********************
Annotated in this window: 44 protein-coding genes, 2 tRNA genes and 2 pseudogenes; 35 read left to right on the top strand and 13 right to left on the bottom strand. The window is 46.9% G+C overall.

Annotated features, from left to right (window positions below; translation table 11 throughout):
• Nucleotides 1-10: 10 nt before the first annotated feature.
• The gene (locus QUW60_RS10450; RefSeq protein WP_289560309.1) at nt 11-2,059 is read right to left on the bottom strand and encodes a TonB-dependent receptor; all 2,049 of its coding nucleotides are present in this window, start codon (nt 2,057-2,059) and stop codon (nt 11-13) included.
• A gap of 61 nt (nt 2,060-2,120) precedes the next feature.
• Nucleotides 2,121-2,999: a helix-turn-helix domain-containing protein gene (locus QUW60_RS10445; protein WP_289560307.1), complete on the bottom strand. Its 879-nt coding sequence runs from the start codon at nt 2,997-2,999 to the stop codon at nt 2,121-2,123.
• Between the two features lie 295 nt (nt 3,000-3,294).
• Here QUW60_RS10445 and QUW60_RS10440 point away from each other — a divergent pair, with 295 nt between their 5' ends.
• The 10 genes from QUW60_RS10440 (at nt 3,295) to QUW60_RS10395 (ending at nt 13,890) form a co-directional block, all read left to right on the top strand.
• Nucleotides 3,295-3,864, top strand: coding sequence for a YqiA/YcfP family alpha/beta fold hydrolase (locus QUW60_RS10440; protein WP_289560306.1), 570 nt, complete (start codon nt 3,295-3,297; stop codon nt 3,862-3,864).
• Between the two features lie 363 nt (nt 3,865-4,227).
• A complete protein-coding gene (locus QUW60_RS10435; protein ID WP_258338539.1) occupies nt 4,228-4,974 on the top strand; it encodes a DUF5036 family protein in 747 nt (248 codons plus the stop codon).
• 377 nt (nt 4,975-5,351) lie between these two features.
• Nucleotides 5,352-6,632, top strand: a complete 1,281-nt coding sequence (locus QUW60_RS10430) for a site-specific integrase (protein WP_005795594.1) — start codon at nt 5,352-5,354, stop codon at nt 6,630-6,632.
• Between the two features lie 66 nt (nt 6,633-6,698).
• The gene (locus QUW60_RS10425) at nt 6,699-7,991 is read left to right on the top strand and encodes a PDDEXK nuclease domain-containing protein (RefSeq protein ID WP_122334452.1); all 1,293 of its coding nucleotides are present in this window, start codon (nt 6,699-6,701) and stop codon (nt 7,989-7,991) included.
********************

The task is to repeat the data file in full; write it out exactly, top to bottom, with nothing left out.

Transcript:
Annotated in this window: 44 protein-coding genes, 2 tRNA genes and 2 pseudogenes; 35 read left to right on the top strand and 13 right to left on the bottom strand. The window is 46.9% G+C overall.

Annotated features, from left to right (window positions below; translation table 11 throughout):
• Nucleotides 1-10: 10 nt before the first annotated feature.
• The gene (locus QUW60_RS10450; RefSeq protein WP_289560309.1) at nt 11-2,059 is read right to left on the bottom strand and encodes a TonB-dependent receptor; all 2,049 of its coding nucleotides are present in this window, start codon (nt 2,057-2,059) and stop codon (nt 11-13) included.
• A gap of 61 nt (nt 2,060-2,120) precedes the next feature.
• Nucleotides 2,121-2,999: a helix-turn-helix domain-containing protein gene (locus QUW60_RS10445; protein WP_289560307.1), complete on the bottom strand. Its 879-nt coding sequence runs from the start codon at nt 2,997-2,999 to the stop codon at nt 2,121-2,123.
• Between the two features lie 295 nt (nt 3,000-3,294).
• Here QUW60_RS10445 and QUW60_RS10440 point away from each other — a divergent pair, with 295 nt between their 5' ends.
• The 10 genes from QUW60_RS10440 (at nt 3,295) to QUW60_RS10395 (ending at nt 13,890) form a co-directional block, all read left to right on the top strand.
• Nucleotides 3,295-3,864, top strand: coding sequence for a YqiA/YcfP family alpha/beta fold hydrolase (locus QUW60_RS10440; protein WP_289560306.1), 570 nt, complete (start codon nt 3,295-3,297; stop codon nt 3,862-3,864).
• Between the two features lie 363 nt (nt 3,865-4,227).
• A complete protein-coding gene (locus QUW60_RS10435; protein ID WP_258338539.1) occupies nt 4,228-4,974 on the top strand; it encodes a DUF5036 family protein in 747 nt (248 codons plus the stop codon).
• 377 nt (nt 4,975-5,351) lie between these two features.
• Nucleotides 5,352-6,632, top strand: a complete 1,281-nt coding sequence (locus QUW60_RS10430) for a site-specific integrase (protein WP_005795594.1) — start codon at nt 5,352-5,354, stop codon at nt 6,630-6,632.
• Between the two features lie 66 nt (nt 6,633-6,698).
• The gene (locus QUW60_RS10425) at nt 6,699-7,991 is read left to right on the top strand and encodes a PDDEXK nuclease domain-containing protein (RefSeq protein ID WP_122334452.1); all 1,293 of its coding nucleotides are present in this window, start codon (nt 6,699-6,701) and stop codon (nt 7,989-7,991) included.